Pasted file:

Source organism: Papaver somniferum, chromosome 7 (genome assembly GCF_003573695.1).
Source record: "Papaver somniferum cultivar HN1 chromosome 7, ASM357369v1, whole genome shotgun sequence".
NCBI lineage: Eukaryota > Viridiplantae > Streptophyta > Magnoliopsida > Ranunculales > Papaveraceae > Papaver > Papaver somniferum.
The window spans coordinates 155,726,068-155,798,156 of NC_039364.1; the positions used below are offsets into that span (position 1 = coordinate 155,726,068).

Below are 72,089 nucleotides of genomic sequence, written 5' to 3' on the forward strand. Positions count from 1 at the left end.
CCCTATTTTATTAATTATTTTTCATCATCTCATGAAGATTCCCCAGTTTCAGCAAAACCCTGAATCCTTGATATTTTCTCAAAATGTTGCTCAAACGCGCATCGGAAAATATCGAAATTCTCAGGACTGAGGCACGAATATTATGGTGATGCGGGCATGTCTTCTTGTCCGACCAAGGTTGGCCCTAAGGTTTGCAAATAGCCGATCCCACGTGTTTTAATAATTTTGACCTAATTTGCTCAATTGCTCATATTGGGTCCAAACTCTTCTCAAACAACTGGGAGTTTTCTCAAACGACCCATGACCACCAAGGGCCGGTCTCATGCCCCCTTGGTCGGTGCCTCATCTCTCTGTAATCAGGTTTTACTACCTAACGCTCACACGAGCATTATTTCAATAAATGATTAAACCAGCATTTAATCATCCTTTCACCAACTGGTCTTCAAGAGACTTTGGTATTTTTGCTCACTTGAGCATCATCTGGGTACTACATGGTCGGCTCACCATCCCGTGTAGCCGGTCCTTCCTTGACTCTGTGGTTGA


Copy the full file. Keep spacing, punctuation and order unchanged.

Source organism: Papaver somniferum, chromosome 7 (genome assembly GCF_003573695.1).
Source record: "Papaver somniferum cultivar HN1 chromosome 7, ASM357369v1, whole genome shotgun sequence".
NCBI lineage: Eukaryota > Viridiplantae > Streptophyta > Magnoliopsida > Ranunculales > Papaveraceae > Papaver > Papaver somniferum.
The window spans coordinates 155,726,068-155,798,156 of NC_039364.1; the positions used below are offsets into that span (position 1 = coordinate 155,726,068).

Below are 72,089 nucleotides of genomic sequence, written 5' to 3' on the forward strand. Positions count from 1 at the left end.
CCCTATTTTATTAATTATTTTTCATCATCTCATGAAGATTCCCCAGTTTCAGCAAAACCCTGAATCCTTGATATTTTCTCAAAATGTTGCTCAAACGCGCATCGGAAAATATCGAAATTCTCAGGACTGAGGCACGAATATTATGGTGATGCGGGCATGTCTTCTTGTCCGACCAAGGTTGGCCCTAAGGTTTGCAAATAGCCGATCCCACGTGTTTTAATAATTTTGACCTAATTTGCTCAATTGCTCATATTGGGTCCAAACTCTTCTCAAACAACTGGGAGTTTTCTCAAACGACCCATGACCACCAAGGGCCGGTCTCATGCCCCCTTGGTCGGTGCCTCATCTCTCTGTAATCAGGTTTTACTACCTAACGCTCACACGAGCATTATTTCAATAAATGATTAAACCAGCATTTAATCATCCTTTCACCAACTGGTCTTCAAGAGACTTTGGTATTTTTGCTCACTTGAGCATCATCTGGGTACTACATGGTCGGCTCACCATCCCGTGTAGCCGGTCCTTCCTTGACTCTGTGGTTGA